Sfas Emes, Zechuso Tagein Aleinu, Parshas Shekalim, 5631
The Sfas Emes begins this ma’amar by quoting from the first mishna in Maseches Shekalim: “On the first day of Adar, we inform people about their obligation to donate a half shekel to the Beis HaMikdash and about kilayim (that is, the obligation, when planting one’s field, to avoid mixing seeds of different plants, such as grapes and wheat).”
The Sfas Emes poses a basic question: Why were these announcements made specifically in the month of Adar? The Sfas Emes answers that the month of Adar resembles the month of Elul in certain important ways. We know that Elul is the month before the end of one year and the beginning of a new year that begins with Rosh Hashana. Thus its position as a potential turning point in our lives makes Elul a propitious time for doing teshuva, for repenting. So, too, the Sfas Emes tells us, the month of Adar immediately precedes the new year that begins in Nisan. Thus, Adar is also well placed for a person to look inside himself and do teshuva. Because of its importance, Adar is a good time for making the key announcements mentioned in the mishna.
But, notes the Sfas Emes, there is an important difference between teshuva in Adar and teshuva in Elul. In Elul, we do teshuva from yirah (fear or a sense of awe). By contrast, in Adar, we can more easily do teshuva out of a sense of love (ahava) for HaShem. Indeed, that is why we experience heightened joy ? simcha – in Adar. When Adar comes, our expansiveness and good feeling toward HaShem increase.
That is the reason for our obligation to donate half a shekel to the Beis HaMikdash. Obviously HaShem does not need our donations. What He wants is to give us the opportunity to awaken our good feelings and dedication toward Him.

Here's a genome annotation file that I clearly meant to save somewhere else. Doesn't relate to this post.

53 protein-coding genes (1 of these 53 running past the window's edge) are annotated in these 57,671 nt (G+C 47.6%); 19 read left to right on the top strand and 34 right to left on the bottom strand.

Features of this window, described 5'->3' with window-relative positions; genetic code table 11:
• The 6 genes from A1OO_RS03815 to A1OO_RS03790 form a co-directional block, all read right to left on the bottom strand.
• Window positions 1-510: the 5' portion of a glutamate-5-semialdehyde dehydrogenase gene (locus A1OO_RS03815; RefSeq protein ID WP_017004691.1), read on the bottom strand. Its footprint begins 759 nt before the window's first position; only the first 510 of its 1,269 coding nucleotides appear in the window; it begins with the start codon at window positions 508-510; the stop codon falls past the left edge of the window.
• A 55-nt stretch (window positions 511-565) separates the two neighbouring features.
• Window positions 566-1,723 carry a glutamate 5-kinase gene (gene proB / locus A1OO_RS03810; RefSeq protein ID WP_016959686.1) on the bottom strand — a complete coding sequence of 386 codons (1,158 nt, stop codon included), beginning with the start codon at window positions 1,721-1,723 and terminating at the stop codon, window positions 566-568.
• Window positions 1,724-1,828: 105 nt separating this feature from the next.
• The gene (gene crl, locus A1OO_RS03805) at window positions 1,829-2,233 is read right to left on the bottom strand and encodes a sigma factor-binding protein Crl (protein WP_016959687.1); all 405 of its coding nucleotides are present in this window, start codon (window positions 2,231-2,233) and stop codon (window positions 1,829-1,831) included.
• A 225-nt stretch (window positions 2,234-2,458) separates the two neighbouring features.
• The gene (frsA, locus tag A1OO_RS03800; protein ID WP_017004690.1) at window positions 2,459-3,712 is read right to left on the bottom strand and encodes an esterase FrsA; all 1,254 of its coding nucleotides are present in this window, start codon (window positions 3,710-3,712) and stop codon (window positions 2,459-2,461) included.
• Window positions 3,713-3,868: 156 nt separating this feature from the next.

(Note, incidentally, that the Sfas Emes has just given us a whole new perspective on giving tzedaka. The conventional view sees us giving tzedaka because of our commitment to observe mitzvos. Ultimately, love for HaShem may enter the process. But that happens only if we work on ourselves diligently enough to do the mitzva not by rote and or out of social pressure but rather because of our love for HaShem. By contrast, the Sfas Emes sees the process as beginning from our love and good feelings to HaShem.)
Every Jew has within him a latent devotion to HaShem. What we need is an activity to express that devotion. The obligation to give the half shekel to the Beis Hamikdash provides such an opportunity. And because Adar gives us an opportunity to express that love for HaShem, we feel more joy!
At this point, the Sfas Emes injects a note of severe caution into the ma’amar by citing a dvar Torah from his grandfather, the Chidushei Harim. The pasuk in Shir HaShirim (7:2) says: “Mah yafu pe’ahmayich bane’alim, bas nadiv.” (ArtScroll: “But your footsteps were so lovely when shod in pilgrim’s sandals, O daughter of nobles.”). The Chidushei HaRim read this pasuk in the following non-pshat manner: The generosity and expansiveness of spirit (he is reading “pe’ahmahyich as “pulse rate,” i.e., “spirit”) of the Jewish people as the descendants of Avraham Avinu (whose great chesed and magnanimity entitled him to the sobriquet “the Nadiv,” i.e., the “benefactor”) is so great that it must be locked up (“min’al” = lock). That is, this love can be so overpowering that it has to be watched and controled lest it go outside, i.e., be misdirected. (Anyone familiar with the devotion and love that too many Jews in Russia and Poland harbored for communism will concur in this comment of the Chidushei HaRim.)
The Sfas Emes continues, addressing a question that may have bothered you earlier. The mishna quoted above juxtaposes two things . First, it specifies awakening people?s hearts to nedivus ? expansiveness. The mishna conveys his message by requiring all of us to make a donation to the Beis Hamikdash. Then the mishna warns us to be careful to avoid kil’ayim. What is the connection beween these two items in the mishna ? The Sfas Emes answers this question by offering us a non-pshat reading of the word ‘kil’ayim’. He reads the word as an allusion to “locking up” (as in “beis ha’kela” = prison). People must be warned to be careful with their idealism and generosity.
The Sfas Emes concludes: Every year when we read the parsha of Shekalim, our hearts are awakened to give all to HaShem. Unfortunately, we do not have the Beis HaMikdash and thus cannot give our all as an offering. But in any case, HaShem’s love for us is awakened, and we can do teshuva with simcha.
Copyright © 2004 by Dr. Nosson Chayim Leff and Torah.org